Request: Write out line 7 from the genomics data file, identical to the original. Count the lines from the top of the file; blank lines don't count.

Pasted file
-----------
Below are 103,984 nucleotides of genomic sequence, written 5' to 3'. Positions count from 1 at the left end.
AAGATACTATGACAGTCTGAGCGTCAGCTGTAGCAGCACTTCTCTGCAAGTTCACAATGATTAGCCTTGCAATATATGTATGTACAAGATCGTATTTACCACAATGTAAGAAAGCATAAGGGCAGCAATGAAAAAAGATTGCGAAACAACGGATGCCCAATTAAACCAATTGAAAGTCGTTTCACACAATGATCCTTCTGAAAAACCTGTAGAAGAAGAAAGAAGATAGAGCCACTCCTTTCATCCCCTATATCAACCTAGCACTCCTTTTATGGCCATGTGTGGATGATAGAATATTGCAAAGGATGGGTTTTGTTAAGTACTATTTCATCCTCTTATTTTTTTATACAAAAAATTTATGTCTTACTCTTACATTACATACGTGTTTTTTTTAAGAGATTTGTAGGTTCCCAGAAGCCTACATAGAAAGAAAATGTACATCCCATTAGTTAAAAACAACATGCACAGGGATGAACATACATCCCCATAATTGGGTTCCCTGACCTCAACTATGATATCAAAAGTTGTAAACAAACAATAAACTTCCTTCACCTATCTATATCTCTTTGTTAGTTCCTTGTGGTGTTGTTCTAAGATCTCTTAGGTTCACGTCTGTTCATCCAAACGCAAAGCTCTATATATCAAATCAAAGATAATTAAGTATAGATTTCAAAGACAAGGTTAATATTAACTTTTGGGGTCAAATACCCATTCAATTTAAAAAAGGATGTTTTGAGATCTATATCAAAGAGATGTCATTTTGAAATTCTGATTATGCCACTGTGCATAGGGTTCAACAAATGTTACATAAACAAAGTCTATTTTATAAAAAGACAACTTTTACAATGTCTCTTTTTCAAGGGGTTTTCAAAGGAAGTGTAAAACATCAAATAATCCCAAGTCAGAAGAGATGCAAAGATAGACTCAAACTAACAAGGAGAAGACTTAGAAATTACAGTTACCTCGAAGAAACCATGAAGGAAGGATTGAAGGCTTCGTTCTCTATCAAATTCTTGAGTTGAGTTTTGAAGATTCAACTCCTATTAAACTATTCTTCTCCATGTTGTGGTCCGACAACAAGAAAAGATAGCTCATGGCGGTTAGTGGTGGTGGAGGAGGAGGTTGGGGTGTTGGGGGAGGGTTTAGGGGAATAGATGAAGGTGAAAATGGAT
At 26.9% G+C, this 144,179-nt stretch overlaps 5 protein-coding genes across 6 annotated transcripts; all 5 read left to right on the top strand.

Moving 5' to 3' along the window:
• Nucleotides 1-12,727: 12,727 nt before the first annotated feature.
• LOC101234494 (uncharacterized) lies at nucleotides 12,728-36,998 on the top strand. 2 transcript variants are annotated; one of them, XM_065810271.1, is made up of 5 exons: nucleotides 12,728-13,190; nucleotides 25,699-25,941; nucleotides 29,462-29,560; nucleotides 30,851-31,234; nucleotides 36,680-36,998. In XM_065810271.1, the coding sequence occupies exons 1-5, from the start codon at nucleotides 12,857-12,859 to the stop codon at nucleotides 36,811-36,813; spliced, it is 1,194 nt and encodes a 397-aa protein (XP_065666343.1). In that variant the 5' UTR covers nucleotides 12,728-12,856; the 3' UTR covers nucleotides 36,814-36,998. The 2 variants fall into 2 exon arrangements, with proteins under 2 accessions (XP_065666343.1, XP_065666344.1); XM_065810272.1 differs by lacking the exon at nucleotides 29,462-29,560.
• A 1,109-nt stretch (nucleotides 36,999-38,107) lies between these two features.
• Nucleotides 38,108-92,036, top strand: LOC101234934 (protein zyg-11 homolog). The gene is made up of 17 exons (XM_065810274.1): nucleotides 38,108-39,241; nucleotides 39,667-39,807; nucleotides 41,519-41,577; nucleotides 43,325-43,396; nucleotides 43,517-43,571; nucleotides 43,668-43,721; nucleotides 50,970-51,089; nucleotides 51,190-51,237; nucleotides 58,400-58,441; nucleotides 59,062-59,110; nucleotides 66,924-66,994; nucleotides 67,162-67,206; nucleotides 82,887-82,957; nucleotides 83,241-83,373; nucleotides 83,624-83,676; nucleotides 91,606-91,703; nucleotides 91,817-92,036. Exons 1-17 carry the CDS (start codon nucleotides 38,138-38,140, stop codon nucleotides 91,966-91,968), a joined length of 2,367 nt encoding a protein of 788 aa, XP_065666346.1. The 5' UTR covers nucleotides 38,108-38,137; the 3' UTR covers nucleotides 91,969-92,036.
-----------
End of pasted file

• A 1,109-nt stretch (nucleotides 36,999-38,107) lies between these two features.